Tuesday, November 04, 2008

Soft & Gentle

Last month I attended an American Advertising District 6 conference that featured the agency and campaign for the state of Michigan. A soft, inviting, gentle approach that has paid dividends. Others are getting into the act.

Check out this from the Wall Street Journal:

Marketers Take a Softer Tack to Reach Uneasy Consumers

The roller-coaster stock market and plunging housing prices have left many consumers afraid. In response, marketers are adopting a softer approach to peddling their wares, playing up comforting images in their ads and focusing on family and the warmth and safety of home.

Some marketers are even reviving old advertising to remind consumers of happier times.

General Mills

Scenes from a TV ad in Pillsbury's 'Home Is Calling' campaign, an example of the way many marketers have started playing up comforting images.

On Monday, Pillsbury, a unit of General Mills, launched a brand campaign about the pleasures of staying in. Dubbed "Home Is Calling," the campaign includes television, print, online and other ads. They feature a variety of characters -- a businessman, a young boy in a library and a woman at a train station -- who click their heels, envisioning a way to get home and eat with their friends and loved ones.

"The economy is so frightening," says Juliana Chugg, president of Pillsbury. "This campaign is an opportunity for us to represent hope in a time when people are feeling scared. To be able to connect home and values like safety, security, warmth and love at home really resonates."

Pillsbury's 'Home Is Calling' Ad


Amid wide-spread economic woes, marketers are ratcheting up images of family and the warmth and safety of home. See an example, in Pillsbury's new Crescent Roll ad. Video courtesy of General Mills. (Nov. 3)

While marketers in areas such as autos and retailing are cutting back ad spending, Pillsbury is increasing its ad budget by double-digits this year and expects to increase spending next year as well, says Ms. Chugg. For its latest campaign, the baked-goods brand speeded up its usual testing process and launched the campaign earlier than planned.

It's a tug-on-the-heartstrings playbook Madison Avenue has used before, most notably after the Sept. 11, 2001, terror attacks. In times of trouble people want things that are familiar, even in advertising, says William Charnock, co-head of strategic planning at WPP Group's JWT agency, which recently revived a well-known jingle for Johnson & Johnson's Band-Aid brand.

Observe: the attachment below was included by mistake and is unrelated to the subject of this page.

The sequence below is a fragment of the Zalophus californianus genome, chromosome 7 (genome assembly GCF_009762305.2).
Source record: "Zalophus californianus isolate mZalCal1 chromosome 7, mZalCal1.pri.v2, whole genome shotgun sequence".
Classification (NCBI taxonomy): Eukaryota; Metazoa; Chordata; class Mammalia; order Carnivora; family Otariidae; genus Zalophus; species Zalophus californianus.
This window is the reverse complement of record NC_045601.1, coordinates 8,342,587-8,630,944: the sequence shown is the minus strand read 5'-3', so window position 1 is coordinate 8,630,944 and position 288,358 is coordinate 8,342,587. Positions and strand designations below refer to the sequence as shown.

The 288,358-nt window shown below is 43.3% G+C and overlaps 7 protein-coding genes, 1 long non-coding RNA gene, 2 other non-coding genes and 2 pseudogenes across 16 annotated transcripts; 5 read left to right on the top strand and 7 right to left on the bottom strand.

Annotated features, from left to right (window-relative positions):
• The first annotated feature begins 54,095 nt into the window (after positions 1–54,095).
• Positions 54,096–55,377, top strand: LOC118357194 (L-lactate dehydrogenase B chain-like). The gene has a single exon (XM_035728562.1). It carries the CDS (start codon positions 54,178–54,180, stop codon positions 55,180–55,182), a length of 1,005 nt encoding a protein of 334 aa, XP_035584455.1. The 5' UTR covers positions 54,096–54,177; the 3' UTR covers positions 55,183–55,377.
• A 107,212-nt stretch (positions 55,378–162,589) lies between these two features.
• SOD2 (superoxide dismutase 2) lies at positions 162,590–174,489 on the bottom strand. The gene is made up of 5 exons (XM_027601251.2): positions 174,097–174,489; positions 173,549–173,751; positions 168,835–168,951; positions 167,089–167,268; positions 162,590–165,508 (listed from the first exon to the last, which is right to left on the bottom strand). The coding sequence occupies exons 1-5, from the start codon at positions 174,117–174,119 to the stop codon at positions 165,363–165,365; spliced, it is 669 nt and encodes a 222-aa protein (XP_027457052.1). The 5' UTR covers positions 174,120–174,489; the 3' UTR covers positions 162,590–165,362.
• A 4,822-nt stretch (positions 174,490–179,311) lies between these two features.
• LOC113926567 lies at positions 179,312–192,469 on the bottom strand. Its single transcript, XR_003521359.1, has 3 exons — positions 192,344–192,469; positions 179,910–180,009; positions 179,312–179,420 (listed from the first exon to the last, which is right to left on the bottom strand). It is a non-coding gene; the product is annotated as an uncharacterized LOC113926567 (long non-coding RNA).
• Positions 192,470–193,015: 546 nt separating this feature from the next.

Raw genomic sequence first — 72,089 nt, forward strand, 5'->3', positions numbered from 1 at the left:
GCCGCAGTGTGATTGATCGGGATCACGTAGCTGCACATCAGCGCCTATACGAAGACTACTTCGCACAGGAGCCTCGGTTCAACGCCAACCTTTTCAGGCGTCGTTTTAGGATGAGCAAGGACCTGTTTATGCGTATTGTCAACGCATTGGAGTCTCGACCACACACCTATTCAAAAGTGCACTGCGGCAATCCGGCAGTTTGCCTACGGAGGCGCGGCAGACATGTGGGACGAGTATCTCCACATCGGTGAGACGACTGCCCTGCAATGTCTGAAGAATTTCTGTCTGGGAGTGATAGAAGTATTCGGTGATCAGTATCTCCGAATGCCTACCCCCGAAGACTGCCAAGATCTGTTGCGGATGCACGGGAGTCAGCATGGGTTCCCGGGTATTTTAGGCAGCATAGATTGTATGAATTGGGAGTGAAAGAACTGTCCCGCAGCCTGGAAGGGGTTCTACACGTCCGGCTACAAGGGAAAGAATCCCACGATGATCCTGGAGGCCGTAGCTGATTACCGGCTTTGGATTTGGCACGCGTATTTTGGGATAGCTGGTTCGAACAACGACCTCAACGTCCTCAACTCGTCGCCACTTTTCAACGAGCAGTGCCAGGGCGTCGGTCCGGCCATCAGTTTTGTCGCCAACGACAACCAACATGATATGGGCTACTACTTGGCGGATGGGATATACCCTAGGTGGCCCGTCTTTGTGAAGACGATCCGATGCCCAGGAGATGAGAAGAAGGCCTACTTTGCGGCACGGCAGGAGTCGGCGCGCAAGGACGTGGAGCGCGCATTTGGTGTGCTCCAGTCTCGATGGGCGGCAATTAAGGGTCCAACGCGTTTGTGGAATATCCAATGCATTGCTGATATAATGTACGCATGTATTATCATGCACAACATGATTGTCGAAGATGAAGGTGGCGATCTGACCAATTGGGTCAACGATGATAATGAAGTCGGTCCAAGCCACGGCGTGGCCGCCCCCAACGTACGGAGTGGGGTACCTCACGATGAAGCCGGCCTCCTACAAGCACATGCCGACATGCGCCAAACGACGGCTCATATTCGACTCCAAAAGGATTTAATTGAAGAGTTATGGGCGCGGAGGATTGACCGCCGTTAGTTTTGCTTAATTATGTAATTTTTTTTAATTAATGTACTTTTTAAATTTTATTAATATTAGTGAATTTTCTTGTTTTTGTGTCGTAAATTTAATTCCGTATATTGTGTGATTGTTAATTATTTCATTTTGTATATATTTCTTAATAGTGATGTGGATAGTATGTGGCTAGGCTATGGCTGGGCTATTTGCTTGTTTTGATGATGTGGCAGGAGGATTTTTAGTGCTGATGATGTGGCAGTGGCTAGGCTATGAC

Faith Popcorn, chief executive of marketing firm BrainReserve, says "people are looking for warm, cozy places to curl up in" in the current economic climate. "We are in a period of shock right now, and we are looking for respite and revival and restoration."

Marketers ranging from credit-card company MasterCard, to furniture retailer Ikea to consumer brands such as Unilever's RagĂș pasta sauce are getting in on the act as well.

MasterCard recently ran a spot focusing on hugs, smiles and laughter as a family gathers on a trip. Ikea's latest tagline, "Home is the Most Important Place in the World," came out of the realization that the mortgage crisis was changing the way consumers shopped at Ikea. "We felt the emphasis of home was about the value of being home than what was inside the house," says an Ikea spokeswoman.

RagĂș recently started running print and online ads that emphasize family connections and value. It is thinking of expanding them into TV, says Darren Kapelus, managing director at WPP's Ogilvy in New York. "The perfect meal when your family is growing and the economy is shrinking," says one ad, which depicts a pregnant mom with a young child.

Meanwhile, companies such as J&J and Toys "R" Us are reviving old standbys. J&J's "I am stuck on Band-Aid brand cause Band-Aid's stuck on me" jingle is airing on TV, and so is the familiar "I don't want to grow up, I'm a Toys 'R' Us kid."

"It brings people back to a happier, warmer place, back to when they were kids," says Greg Ahearn, senior vice president of marketing at Toys "R" Us, who says he believes that the combination of nostalgia and low prices will help bolster holiday sales.

Write to Stephanie Kang at stephanie.kang@wsj.com

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